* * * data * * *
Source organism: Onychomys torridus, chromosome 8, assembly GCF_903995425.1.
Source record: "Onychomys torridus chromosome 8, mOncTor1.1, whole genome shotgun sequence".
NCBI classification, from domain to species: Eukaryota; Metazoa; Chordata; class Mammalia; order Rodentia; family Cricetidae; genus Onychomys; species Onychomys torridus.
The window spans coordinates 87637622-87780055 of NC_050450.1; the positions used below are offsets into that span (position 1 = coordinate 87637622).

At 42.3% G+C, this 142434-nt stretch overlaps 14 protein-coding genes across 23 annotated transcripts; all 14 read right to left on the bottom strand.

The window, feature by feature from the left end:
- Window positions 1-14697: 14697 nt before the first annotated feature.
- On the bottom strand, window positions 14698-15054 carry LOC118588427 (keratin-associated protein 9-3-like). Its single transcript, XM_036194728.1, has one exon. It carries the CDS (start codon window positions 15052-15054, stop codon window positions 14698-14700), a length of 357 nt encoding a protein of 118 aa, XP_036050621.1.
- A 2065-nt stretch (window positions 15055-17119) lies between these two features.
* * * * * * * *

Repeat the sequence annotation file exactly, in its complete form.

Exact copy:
Source organism: Onychomys torridus, chromosome 8, assembly GCF_903995425.1.
Source record: "Onychomys torridus chromosome 8, mOncTor1.1, whole genome shotgun sequence".
NCBI classification, from domain to species: Eukaryota; Metazoa; Chordata; class Mammalia; order Rodentia; family Cricetidae; genus Onychomys; species Onychomys torridus.
The window spans coordinates 87637622-87780055 of NC_050450.1; the positions used below are offsets into that span (position 1 = coordinate 87637622).

At 42.3% G+C, this 142434-nt stretch overlaps 14 protein-coding genes across 23 annotated transcripts; all 14 read right to left on the bottom strand.

The window, feature by feature from the left end:
- Window positions 1-14697: 14697 nt before the first annotated feature.
- On the bottom strand, window positions 14698-15054 carry LOC118588427 (keratin-associated protein 9-3-like). Its single transcript, XM_036194728.1, has one exon. It carries the CDS (start codon window positions 15052-15054, stop codon window positions 14698-14700), a length of 357 nt encoding a protein of 118 aa, XP_036050621.1.
- A 2065-nt stretch (window positions 15055-17119) lies between these two features.